Dulse: The Seaweed That Tastes Like Bacon

Oh, yes. It’s real. There’s a special type of seaweed out there, and that special type of seaweed tastes like bacon. While the health benefits of eating bacon-y seaweed over regular bacon may not convince the average bacon-consuming individual to switch over, it does have huge implications for those who choose not to eat bacon. Whether you’re vegan, religious, or just anti-grease, dulse may be the answer to all those darker cravings for the delicious taste of sizzling, fat-filled pork. And that answer will be significantly more healthy for you.

 

What Is It?

This magical seaweed is the palmaria palmate, otherwise known as dulse, dillisk, dilsk, red dulse, sea lettuce flakes, or creathnach. Dulse is red algae that grows naturally on the northern coasts of the Pacific and the Atlantic Oceans. The oldest known record of someone harvesting dulse is that of Irish monks from 1,400 years ago. In Iceland, it has already been a snack food and a source of dietary fiber for centuries. And how has it come to America? Chefs working with the Food Innovation Center at Oregon State University have been experimenting successfully with dulse and have been recently working to popularize it as a food. You could say that… we’re a little late to the party.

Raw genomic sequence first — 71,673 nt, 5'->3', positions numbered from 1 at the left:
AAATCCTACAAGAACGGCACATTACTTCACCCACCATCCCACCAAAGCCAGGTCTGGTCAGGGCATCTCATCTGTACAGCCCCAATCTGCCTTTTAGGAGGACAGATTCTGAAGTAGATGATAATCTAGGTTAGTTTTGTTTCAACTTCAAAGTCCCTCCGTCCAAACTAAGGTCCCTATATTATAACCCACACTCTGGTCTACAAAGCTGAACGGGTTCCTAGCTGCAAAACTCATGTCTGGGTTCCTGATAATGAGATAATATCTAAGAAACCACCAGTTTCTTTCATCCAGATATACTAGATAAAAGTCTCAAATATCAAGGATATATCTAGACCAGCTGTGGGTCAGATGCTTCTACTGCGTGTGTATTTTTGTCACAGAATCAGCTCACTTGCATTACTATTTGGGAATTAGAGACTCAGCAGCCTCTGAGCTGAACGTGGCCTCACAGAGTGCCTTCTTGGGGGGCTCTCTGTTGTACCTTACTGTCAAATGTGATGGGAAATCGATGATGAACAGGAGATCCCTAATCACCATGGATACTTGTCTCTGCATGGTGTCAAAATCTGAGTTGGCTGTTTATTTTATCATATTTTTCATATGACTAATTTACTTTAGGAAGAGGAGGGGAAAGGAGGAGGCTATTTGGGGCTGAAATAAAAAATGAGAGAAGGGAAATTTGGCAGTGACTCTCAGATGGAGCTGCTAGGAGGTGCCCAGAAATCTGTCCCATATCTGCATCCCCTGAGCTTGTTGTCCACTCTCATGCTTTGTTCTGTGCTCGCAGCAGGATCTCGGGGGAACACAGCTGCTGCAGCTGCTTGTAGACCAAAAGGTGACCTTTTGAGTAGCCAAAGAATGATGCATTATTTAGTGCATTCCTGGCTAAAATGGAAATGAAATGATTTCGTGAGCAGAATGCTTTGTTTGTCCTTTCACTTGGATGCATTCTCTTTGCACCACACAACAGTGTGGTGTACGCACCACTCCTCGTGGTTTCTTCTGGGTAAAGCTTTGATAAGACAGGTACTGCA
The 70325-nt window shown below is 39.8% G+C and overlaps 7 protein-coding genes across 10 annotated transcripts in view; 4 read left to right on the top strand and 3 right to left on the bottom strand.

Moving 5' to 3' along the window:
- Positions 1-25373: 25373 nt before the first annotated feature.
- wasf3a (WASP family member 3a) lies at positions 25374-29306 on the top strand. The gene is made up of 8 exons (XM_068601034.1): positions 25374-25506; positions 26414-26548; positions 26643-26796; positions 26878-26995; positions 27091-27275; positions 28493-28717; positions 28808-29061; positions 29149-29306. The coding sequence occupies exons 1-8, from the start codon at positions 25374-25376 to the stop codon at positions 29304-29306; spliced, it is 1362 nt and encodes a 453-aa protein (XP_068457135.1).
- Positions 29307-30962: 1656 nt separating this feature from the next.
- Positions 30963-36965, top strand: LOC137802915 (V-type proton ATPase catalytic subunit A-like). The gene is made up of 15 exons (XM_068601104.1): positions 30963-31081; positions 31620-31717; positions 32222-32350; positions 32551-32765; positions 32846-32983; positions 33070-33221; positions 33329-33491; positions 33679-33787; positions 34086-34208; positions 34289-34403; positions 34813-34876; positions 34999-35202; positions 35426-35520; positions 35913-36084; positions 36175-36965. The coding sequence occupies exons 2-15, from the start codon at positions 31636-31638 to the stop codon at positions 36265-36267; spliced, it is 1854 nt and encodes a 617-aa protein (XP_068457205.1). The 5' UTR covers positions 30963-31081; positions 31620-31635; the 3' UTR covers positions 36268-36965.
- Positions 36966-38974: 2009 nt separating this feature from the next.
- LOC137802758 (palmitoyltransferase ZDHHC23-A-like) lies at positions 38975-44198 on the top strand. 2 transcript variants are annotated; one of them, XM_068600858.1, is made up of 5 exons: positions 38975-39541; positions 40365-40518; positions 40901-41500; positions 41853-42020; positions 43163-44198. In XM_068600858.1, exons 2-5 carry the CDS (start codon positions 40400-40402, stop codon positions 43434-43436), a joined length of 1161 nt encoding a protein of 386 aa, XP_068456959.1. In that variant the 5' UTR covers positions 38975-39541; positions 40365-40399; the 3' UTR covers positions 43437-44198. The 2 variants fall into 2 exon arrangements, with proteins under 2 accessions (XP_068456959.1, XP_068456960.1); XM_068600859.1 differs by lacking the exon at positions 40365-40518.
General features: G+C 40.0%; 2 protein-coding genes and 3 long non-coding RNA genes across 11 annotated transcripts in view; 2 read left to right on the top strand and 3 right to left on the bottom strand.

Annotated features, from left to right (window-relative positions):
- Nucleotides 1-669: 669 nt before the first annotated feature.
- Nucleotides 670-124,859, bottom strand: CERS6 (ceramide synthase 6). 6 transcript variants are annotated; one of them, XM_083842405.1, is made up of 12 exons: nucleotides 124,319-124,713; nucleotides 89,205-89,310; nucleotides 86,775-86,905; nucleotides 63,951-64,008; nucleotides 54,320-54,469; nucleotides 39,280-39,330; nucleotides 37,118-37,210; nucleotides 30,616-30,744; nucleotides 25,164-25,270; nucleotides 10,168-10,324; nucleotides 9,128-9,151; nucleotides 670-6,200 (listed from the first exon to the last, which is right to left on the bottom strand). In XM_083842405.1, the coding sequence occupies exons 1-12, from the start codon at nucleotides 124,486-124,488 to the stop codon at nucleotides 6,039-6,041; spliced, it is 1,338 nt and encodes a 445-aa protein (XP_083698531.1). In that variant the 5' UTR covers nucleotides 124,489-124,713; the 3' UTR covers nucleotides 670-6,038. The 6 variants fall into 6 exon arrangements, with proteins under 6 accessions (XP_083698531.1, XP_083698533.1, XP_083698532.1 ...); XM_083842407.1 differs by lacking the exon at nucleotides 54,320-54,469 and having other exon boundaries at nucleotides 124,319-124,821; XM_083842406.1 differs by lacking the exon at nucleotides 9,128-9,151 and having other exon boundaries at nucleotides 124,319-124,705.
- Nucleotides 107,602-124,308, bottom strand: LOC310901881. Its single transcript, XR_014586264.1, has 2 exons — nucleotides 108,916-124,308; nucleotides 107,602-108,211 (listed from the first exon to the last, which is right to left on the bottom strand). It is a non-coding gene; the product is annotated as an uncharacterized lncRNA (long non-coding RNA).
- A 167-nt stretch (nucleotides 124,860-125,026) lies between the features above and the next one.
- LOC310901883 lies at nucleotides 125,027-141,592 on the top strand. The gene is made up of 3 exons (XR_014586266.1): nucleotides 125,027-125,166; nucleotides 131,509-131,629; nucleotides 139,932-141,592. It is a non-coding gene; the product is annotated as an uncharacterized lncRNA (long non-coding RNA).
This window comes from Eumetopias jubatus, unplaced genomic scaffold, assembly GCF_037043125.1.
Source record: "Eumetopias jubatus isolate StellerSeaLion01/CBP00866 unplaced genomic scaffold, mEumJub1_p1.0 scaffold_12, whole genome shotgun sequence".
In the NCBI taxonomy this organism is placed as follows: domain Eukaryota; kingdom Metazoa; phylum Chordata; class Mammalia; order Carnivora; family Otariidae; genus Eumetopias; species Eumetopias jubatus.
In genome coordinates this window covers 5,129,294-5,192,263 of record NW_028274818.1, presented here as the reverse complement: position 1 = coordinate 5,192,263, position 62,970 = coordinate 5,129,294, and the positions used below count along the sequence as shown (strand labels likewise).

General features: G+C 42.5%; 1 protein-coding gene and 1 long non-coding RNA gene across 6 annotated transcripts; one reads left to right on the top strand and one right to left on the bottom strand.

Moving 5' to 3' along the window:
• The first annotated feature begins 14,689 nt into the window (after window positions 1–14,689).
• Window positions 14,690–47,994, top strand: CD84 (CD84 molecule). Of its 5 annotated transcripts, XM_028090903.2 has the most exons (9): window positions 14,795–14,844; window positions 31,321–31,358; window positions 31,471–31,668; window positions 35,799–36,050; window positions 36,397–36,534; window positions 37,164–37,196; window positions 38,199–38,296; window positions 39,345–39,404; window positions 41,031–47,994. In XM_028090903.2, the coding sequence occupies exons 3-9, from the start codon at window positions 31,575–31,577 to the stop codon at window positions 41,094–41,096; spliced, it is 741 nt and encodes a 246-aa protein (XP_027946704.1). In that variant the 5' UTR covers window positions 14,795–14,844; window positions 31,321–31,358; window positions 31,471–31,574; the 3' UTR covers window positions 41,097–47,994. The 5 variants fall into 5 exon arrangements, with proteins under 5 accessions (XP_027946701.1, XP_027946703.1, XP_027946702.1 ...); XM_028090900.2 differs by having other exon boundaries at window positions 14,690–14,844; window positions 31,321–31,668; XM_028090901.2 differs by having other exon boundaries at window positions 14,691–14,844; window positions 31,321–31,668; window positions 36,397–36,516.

Healthy Tasty?

Regardless of our tardiness, the discovery of dulse as a potential bacon substitute is a sweeping triumph for those who have to smack their own hands for reaching for a slice of that popping, tantalizing meat. Researchers claim that, when you fry dulse, the taste is much like that of bacon. It may be hard to imagine a savory-flavored seaweed, but admittedly, stranger things exist. Dulse contains many of the same nutritional goodies that seafood products do, and is high in many B vitamins, protein, calcium, potassium, and more. It has been compared to kale and some researchers even claim that it is better than kale as a dietary source.

 

Buyable?

Because of Oregon State University’s efforts, dulse has already been introduced to Portland as a tasty restaurant item. In particular, Vitaly Paley’s “Imperial” serves dulse in a variety of different ways, and claims that customers can’t get enough of it. You can also order dulse yourself online and prepare it with your own ingenious techniques. Granted, we can’t promise that it tastes exactly like bacon, or that your bacon-cravings will disappear completely after you’ve consumed your own dulse. However, the fact that a seaweed exists that tastes even remotely like bacon and has more nutritional components than kale is worth being pretty darn excited about. Thanks again, Mother Nature.

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